Dubai Police: Using A VPN Can Net You Extra Charges


While the UAE’s Telecommunications Regulatory Authority has consistently held that the utilization of VPNs is against its laws, now the police have been advised that legitimate moves can be made under Law Number 9 against clients of Virtual Proxy Networks. “Utilization of Virtual Private Networks (VPN) is unlawful under UAE law,” a senior Dubai police authority stated.

“The authorities have established committees and electronic surveillance departments to monitor objectionable internet activities. For example, a government committee was established in March 2009 to monitor internet cafe´s in order to ensure that internet connections in these cafe´s do not bypass filtering regimes set up by the two national ISPs, as per the regulations of the TRA. This move was in response to speculation that some internet cafe´s provided unfiltered internet connections using virtual private networks (VPNs).” – Report on the United Arab Emirates Cyber Law.

VPN services are currently used in parts of the UAE by some private individuals to get to Voice over IP (VoIP) service and to get to blocked websites.


Image Source: Google Image – Dubai Traffic Police have started using Google Glass to monitor traffic violations on the emirate’s roads.

“Messing with the internet system is wrong,” is the view of Saeed Al Hajri, Director of the Cyber Crime division of the Dubai police. He was reacting to an inquiry concerning how the police could follow guilty parties included in internet extortion and other internet-related criminal acts, by utilizing a VPN service.

While legal action may not be started against anybody for just utilizing a VPN service, extra charges can be pressed against an individual if they are caught taking part in illegal online activities where the person is ‘found to have utilized a VPN as a part of the illegal act(s).’ They furthermore implied that once a suspect is recognized, he/she would be under constant surveillance.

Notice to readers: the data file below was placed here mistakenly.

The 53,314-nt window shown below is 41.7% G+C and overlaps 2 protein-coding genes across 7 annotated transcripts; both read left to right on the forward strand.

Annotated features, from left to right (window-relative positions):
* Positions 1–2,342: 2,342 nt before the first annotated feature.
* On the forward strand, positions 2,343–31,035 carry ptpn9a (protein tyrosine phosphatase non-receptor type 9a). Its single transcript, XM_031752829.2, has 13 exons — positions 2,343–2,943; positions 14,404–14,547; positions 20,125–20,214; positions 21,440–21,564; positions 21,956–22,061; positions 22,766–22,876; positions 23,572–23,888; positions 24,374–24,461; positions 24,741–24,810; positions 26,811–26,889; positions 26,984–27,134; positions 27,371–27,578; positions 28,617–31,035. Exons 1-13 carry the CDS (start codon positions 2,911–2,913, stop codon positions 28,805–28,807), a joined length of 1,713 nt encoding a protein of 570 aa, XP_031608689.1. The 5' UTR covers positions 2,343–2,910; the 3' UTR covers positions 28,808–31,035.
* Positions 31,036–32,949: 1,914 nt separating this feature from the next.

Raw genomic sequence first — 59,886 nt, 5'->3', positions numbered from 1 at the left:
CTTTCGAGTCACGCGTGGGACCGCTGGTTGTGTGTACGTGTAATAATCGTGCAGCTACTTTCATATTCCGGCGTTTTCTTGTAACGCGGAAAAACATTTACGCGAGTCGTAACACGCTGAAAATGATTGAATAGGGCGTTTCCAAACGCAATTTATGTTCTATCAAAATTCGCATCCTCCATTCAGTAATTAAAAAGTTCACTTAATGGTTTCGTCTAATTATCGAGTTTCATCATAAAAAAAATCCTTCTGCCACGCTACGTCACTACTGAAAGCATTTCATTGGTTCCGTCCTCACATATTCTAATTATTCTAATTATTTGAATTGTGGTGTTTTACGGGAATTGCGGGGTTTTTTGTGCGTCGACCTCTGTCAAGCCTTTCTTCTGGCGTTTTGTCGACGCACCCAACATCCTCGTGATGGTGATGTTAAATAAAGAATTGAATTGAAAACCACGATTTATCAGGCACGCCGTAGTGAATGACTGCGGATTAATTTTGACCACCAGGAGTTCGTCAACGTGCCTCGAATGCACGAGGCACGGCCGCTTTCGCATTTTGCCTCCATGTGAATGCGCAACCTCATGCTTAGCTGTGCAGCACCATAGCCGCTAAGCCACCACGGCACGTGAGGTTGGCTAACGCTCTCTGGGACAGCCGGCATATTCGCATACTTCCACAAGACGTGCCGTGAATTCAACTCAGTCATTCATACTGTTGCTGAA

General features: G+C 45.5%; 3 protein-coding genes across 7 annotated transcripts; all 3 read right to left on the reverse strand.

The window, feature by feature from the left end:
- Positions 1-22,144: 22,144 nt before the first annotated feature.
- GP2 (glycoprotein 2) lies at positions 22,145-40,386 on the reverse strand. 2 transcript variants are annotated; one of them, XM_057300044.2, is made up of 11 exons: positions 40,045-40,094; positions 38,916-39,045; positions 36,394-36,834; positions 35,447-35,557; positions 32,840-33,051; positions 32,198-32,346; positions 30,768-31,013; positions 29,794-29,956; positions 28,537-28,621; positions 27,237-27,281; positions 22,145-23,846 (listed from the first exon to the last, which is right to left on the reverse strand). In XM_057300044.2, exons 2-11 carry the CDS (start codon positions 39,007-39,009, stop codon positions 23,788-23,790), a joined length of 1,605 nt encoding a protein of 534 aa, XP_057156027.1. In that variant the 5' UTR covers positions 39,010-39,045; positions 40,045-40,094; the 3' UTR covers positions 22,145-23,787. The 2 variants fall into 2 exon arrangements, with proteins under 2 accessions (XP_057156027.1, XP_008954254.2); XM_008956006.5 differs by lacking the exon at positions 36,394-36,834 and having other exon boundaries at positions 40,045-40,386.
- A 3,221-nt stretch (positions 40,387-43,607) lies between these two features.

Continuing: “In addition, an online surveillance team was set up by Dubai Police to carry out around-the-clock checks on the internet. The team, known as e-police, investigated a total of 222 cases in 2008. The cases include 87 involving fraud and other financial crimes, 38 cases of illegal hacking, and 92 cases of defamation and extortion. The electronic patrol team has set up special forums and used assumed names in an attempt to collect information about potential criminal activity. This online surveillance department announced in April 2009 that it managed to track down and later arrest women who promoted their sexual services online and publicized their Dubai phone numbers on websites. In addition, the surveillance team announced that it managed to track down individuals who offered inexpensive, illegal VoIP services from their apartment.” – Report on the United Arab Emirates Cyber Law.

The UAE continues to prevent its citizens from accessing a significant amount of internet content, spanning a variety of topics. Though the vast majority of websites filtered are those deemed obscene in some way, a select few political websites are blocked, as are some pertaining to Nazis, Holocaust denial and historical revisionism. The entire ‘.il’ top-level domain continues to be blocked as well, which is more indicative of the UAE’s opposition to the state of Israel than to the content. Additionally, the state has extended its filtering scheme to the Dubai ‘free zones,’ which previously enjoyed unfettered internet access, and has increased the depth of technical filtering, blocking more websites across broader categories.

The UAE employs Smart Filter software to block content related to nudity, sex, dating, gambling, the occult, religious conversion and drugs. Websites pertaining to anonymizer tools, hacking, translation tools (as these have been used as proxies) and VoIP applications are also filtered in this manner. Lastly, there are government efforts to monitor internet activities in public cafe´s, to ensure that connections provided there do not bypass national filtering. Electronic surveillance to monitor objectionable online activities is publicly acknowledged by the authorities.

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